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Art and Culture

Likely Stories: Mockingbird Next Door: Life with Harper Lee

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Jim McKeown
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Mockingbird Next Door: Life with Harper Lee by Marja Mills

Memoir of a Chicago reporter and the reclusive Alice and Harper Lee.

 

I’m Jim McKeown, welcome to Likely Stories, a weekly review of fiction, non-fiction, poetry, and biographies.

Marja Mills’ memoir, Mockingbird Next Door: Life with Harper Lee, details her brief time spent with Nelle Harper Lee.  The book has much in common with mining for treasure.  The successful prospector must sift through tons of dross to acquire a few nuggets of gold.  Two years bouncing back and forth between Alabama and Chicago hardly qualifies as a “life.”  I expected much, much more insight into the author of the great, iconic novel, To Kill a Mockingbird. 

Our book club read the Charles J. Shields’, Mockingbird: A Portrait of Harper Lee a few years agoWe all thoroughly enjoyed the brief, but affectionate, insights into her life.  Nelle, as her friends refer to her, is widely known as unwilling to give interviews, speak at public functions, or sign copies of her book.  Had Mills’ book not appeared on my club’s reading list, I would have imitated the writer Helene Hanff, who threw a book against the wall, which disappointed her.

Marja Mills was a reporter for The Chicago Tribune.  The Chicago Public Library had chosen To Kill a Mockingbird as the first selection for the “One Book, One Chicago” reading program.  Mills’ editor asked her to travel to Monroeville, Alabama, and see if she could find enough information about the reclusive Harper Lee for a long feature story.  Mills wrote to Nelle’s sister, Alice, and politely asked if she could meet with her.  Alice, and later Nelle, began meeting with Mills, and a friendship gradually emerged.  Mills later moved into the house next door to Alice and Nelle and shared many of their daily routines.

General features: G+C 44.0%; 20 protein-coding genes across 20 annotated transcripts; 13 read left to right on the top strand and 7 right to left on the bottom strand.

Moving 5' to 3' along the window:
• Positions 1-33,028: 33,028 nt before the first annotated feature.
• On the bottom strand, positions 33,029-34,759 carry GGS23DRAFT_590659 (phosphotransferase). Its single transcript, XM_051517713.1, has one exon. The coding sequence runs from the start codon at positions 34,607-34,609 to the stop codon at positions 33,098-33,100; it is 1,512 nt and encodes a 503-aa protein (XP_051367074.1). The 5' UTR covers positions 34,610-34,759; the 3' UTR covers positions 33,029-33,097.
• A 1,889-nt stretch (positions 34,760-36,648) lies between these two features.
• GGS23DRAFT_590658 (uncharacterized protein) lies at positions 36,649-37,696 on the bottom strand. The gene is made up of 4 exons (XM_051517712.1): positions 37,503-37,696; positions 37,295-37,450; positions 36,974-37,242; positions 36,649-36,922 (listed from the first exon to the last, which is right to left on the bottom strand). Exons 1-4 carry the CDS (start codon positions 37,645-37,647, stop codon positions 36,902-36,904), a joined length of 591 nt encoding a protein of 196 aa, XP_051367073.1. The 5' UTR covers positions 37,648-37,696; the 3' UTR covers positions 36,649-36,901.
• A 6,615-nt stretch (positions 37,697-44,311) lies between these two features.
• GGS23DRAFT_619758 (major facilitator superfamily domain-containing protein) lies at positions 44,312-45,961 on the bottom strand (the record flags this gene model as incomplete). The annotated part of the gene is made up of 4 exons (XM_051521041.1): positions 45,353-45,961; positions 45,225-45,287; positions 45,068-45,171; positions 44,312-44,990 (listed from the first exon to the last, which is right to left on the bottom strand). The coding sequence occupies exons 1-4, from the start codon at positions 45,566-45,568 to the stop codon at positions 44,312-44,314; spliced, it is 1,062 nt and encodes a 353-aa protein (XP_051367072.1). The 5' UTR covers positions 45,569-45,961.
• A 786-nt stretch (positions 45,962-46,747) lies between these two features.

The first thing that annoyed me was the insertion of Mills into the story.  I dislike “new journalism” – ironically pioneered by Truman Capote a close friend of Nelle’s when they were children.  Nelle assisted Capote in researching his bestselling “non-fiction/novel,” In Cold Blood.  According to Mills, she detested “new journalism.”  The Lee sisters were always gracious and patient with Mills and gave her a peek into their lives.  Mills could have removed most of the dross cluttering up this memoir.

Secondly, I found the repetitious nature of her writing highly annoying.  After a couple of mentions, I began counting how many times Mills told the reader A.C. Lee – Nelle and Alice’s father – was the model for Atticus Finch.  I counted three times.  I also found her teasing off-putting.  She would begin a story then suddenly drop it, as though she was told that particular story was off the record.  She also mentioned a secret fishing hole the sisters enjoyed, but after explaining how hard it was to find, she gave detailed directions to the spot.  Furthermore, Mills devoted a couple of chapters solely to her personal life.

My only hope is that Marja Mills has gathered enough information for a complete and authorized biography of Harper Lee to be published after her death.  For all these reasons, Nelle and Alice each get a star for their southern charm, politeness, and hospitality toward Mills, so that helps Mockingbird Next Door reach 3 stars.

Likely Stories is a production of KWBU.  I’m Jim McKeown.  You can read my book blog at RabbitReader.blogspot.com.  Join me again next time for Likely Stories, and HAPPY READING!